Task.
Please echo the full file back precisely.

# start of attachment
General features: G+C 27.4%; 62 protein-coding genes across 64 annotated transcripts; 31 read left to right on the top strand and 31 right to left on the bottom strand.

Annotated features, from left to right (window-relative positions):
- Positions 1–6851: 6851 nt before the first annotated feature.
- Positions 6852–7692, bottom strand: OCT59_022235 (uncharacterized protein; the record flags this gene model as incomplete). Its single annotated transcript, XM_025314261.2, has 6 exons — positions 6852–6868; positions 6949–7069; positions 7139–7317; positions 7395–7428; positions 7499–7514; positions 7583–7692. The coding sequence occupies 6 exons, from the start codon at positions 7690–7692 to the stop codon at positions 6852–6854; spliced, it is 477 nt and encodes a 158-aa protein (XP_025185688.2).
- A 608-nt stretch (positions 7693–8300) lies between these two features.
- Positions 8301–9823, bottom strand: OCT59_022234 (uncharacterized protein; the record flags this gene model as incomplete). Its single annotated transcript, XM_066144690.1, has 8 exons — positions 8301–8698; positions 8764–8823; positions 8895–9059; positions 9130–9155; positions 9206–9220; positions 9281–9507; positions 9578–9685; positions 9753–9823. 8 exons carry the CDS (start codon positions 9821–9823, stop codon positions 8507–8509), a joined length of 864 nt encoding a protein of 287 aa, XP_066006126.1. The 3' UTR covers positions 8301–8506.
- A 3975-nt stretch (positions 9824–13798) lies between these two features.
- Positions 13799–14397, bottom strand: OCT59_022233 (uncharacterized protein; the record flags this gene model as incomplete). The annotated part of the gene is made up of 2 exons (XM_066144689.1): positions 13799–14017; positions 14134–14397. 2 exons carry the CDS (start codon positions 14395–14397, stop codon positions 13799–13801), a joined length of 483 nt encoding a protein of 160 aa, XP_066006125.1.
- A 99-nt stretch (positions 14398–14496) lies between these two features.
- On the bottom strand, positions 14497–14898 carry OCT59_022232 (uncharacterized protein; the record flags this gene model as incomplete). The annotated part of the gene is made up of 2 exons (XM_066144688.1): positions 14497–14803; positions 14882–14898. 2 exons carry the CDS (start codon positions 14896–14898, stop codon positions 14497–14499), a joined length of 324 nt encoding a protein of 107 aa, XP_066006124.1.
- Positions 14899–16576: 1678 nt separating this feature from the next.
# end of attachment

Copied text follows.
General features: G+C 27.4%; 62 protein-coding genes across 64 annotated transcripts; 31 read left to right on the top strand and 31 right to left on the bottom strand.

Annotated features, from left to right (window-relative positions):
- Positions 1–6851: 6851 nt before the first annotated feature.
- Positions 6852–7692, bottom strand: OCT59_022235 (uncharacterized protein; the record flags this gene model as incomplete). Its single annotated transcript, XM_025314261.2, has 6 exons — positions 6852–6868; positions 6949–7069; positions 7139–7317; positions 7395–7428; positions 7499–7514; positions 7583–7692. The coding sequence occupies 6 exons, from the start codon at positions 7690–7692 to the stop codon at positions 6852–6854; spliced, it is 477 nt and encodes a 158-aa protein (XP_025185688.2).
- A 608-nt stretch (positions 7693–8300) lies between these two features.
- Positions 8301–9823, bottom strand: OCT59_022234 (uncharacterized protein; the record flags this gene model as incomplete). Its single annotated transcript, XM_066144690.1, has 8 exons — positions 8301–8698; positions 8764–8823; positions 8895–9059; positions 9130–9155; positions 9206–9220; positions 9281–9507; positions 9578–9685; positions 9753–9823. 8 exons carry the CDS (start codon positions 9821–9823, stop codon positions 8507–8509), a joined length of 864 nt encoding a protein of 287 aa, XP_066006126.1. The 3' UTR covers positions 8301–8506.
- A 3975-nt stretch (positions 9824–13798) lies between these two features.
- Positions 13799–14397, bottom strand: OCT59_022233 (uncharacterized protein; the record flags this gene model as incomplete). The annotated part of the gene is made up of 2 exons (XM_066144689.1): positions 13799–14017; positions 14134–14397. 2 exons carry the CDS (start codon positions 14395–14397, stop codon positions 13799–13801), a joined length of 483 nt encoding a protein of 160 aa, XP_066006125.1.
- A 99-nt stretch (positions 14398–14496) lies between these two features.
- On the bottom strand, positions 14497–14898 carry OCT59_022232 (uncharacterized protein; the record flags this gene model as incomplete). The annotated part of the gene is made up of 2 exons (XM_066144688.1): positions 14497–14803; positions 14882–14898. 2 exons carry the CDS (start codon positions 14896–14898, stop codon positions 14497–14499), a joined length of 324 nt encoding a protein of 107 aa, XP_066006124.1.
- Positions 14899–16576: 1678 nt separating this feature from the next.